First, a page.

NAHA Health is here to help during COVID-19

It happens to all of us. We’re driving down the road thinking about that pint of mint chip waiting for us in the freezer when: Wait! Was that light even green?

We all have so much going on. It’s hard to focus on what we need to be thinking about right-this-minute. Mindfulness, Harvard Health tells us, is the idea of staying in the present and concentrating on the task at hand. Maybe it’s a job deadline. Maybe it’s finding your exit on the highway. It might not matter, or it could be a matter of personal safety or losing your job. Still, sometimes we just drift off…

Why? There are many reasons for losing focus.

  • You can blame aging, bad hearing, depression – those are underlying conditions.
  • There are also external conditions such as drinking too much, medication side effects.
  • Or even just having too much on your mind. There’s no question when there is too much going on around you, you will have trouble concentrating.

But what can we do about it?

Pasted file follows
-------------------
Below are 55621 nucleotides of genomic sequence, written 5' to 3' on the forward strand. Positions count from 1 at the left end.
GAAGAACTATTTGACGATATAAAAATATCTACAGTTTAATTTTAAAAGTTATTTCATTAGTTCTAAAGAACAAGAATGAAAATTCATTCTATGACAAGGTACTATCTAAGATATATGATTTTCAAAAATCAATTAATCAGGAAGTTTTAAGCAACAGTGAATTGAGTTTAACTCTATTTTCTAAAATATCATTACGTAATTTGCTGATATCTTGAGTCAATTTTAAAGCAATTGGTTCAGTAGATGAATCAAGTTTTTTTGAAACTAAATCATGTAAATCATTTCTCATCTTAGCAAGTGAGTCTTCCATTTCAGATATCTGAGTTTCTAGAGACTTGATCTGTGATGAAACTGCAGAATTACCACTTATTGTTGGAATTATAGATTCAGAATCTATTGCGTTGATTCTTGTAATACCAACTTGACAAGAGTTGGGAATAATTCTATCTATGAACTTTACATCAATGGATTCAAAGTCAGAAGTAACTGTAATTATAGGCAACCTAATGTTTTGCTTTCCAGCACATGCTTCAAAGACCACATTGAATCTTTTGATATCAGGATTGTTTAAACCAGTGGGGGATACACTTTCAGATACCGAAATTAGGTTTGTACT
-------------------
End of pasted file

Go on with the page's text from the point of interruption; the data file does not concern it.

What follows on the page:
There are lots of simple ways to cheat on this one, without having to actually change your habits. For instance, just keep lists. Set reminder alarms on your phone.

But you can also dig a little deeper and find ways to retrain your mind. Very Well Mind tells us that focus is like a muscle that needs to be trained. They suggest limiting potential distractions. Move the smart phone to another room. Put the chips away. Turn off the TV. Limit as many things as possible to force you to pay attention to the thing you need to be doing.

You can also get all of the silly little tasks out of the way before you dig in. Get to your office. Set meetings. Go through email – then set it all aside. Now you can think about your priority.

There are many ways to get back in focus. If you find the mind drifting, catch yourself and make up a phrase like “snap to it!” you can say it out loud (or maybe not, if you’re at work) … but it’s your way of pulling yourself back into the moment immediately. Purdue University suggests to students that they make a checkmark on a piece of paper every time they lose their focus and daydream. The very act, they explain, pulls you back into reality.

Take a few moments and read up about mindfulness. There is much more to learn about this practice that can get you on the pathway to goodness before you know it.

Oh, and about those glasses …. you’re wearing them.